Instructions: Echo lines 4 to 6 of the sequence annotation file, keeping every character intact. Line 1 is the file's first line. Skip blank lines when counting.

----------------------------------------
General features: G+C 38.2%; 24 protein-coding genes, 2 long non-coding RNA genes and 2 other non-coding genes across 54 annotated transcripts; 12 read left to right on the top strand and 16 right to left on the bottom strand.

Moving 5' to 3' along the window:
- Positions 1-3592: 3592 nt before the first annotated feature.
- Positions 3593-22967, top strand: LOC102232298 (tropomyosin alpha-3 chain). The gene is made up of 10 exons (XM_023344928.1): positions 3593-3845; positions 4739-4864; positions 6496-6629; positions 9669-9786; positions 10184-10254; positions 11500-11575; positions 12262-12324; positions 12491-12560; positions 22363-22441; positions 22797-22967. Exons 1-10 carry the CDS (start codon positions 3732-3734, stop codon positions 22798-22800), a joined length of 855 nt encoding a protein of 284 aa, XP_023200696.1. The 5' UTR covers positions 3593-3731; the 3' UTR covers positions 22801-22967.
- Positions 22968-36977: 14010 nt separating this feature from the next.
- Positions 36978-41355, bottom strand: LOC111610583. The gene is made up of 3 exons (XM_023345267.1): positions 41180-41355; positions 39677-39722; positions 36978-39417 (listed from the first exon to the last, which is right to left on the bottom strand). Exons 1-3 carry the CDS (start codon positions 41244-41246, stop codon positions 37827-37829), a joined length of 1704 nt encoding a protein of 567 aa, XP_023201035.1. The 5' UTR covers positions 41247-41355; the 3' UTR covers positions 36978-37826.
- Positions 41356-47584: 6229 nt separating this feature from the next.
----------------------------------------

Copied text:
- Positions 3593-22967, top strand: LOC102232298 (tropomyosin alpha-3 chain). The gene is made up of 10 exons (XM_023344928.1): positions 3593-3845; positions 4739-4864; positions 6496-6629; positions 9669-9786; positions 10184-10254; positions 11500-11575; positions 12262-12324; positions 12491-12560; positions 22363-22441; positions 22797-22967. Exons 1-10 carry the CDS (start codon positions 3732-3734, stop codon positions 22798-22800), a joined length of 855 nt encoding a protein of 284 aa, XP_023200696.1. The 5' UTR covers positions 3593-3731; the 3' UTR covers positions 22801-22967.
- Positions 22968-36977: 14010 nt separating this feature from the next.
- Positions 36978-41355, bottom strand: LOC111610583. The gene is made up of 3 exons (XM_023345267.1): positions 41180-41355; positions 39677-39722; positions 36978-39417 (listed from the first exon to the last, which is right to left on the bottom strand). Exons 1-3 carry the CDS (start codon positions 41244-41246, stop codon positions 37827-37829), a joined length of 1704 nt encoding a protein of 567 aa, XP_023201035.1. The 5' UTR covers positions 41247-41355; the 3' UTR covers positions 36978-37826.